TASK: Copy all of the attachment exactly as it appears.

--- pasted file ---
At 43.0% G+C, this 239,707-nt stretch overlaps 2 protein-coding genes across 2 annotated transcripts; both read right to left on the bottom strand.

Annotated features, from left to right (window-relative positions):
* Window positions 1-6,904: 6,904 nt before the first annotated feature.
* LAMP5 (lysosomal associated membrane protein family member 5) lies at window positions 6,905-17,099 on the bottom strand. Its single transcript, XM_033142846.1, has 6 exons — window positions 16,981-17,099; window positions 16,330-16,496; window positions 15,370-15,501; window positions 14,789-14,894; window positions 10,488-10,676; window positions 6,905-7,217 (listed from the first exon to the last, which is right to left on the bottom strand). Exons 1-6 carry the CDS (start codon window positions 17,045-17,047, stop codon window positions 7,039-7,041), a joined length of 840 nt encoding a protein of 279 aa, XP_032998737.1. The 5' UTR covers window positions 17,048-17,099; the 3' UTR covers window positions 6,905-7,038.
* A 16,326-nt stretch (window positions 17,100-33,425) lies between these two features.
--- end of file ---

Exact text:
At 43.0% G+C, this 239,707-nt stretch overlaps 2 protein-coding genes across 2 annotated transcripts; both read right to left on the bottom strand.

Annotated features, from left to right (window-relative positions):
* Window positions 1-6,904: 6,904 nt before the first annotated feature.
* LAMP5 (lysosomal associated membrane protein family member 5) lies at window positions 6,905-17,099 on the bottom strand. Its single transcript, XM_033142846.1, has 6 exons — window positions 16,981-17,099; window positions 16,330-16,496; window positions 15,370-15,501; window positions 14,789-14,894; window positions 10,488-10,676; window positions 6,905-7,217 (listed from the first exon to the last, which is right to left on the bottom strand). Exons 1-6 carry the CDS (start codon window positions 17,045-17,047, stop codon window positions 7,039-7,041), a joined length of 840 nt encoding a protein of 279 aa, XP_032998737.1. The 5' UTR covers window positions 17,048-17,099; the 3' UTR covers window positions 6,905-7,038.
* A 16,326-nt stretch (window positions 17,100-33,425) lies between these two features.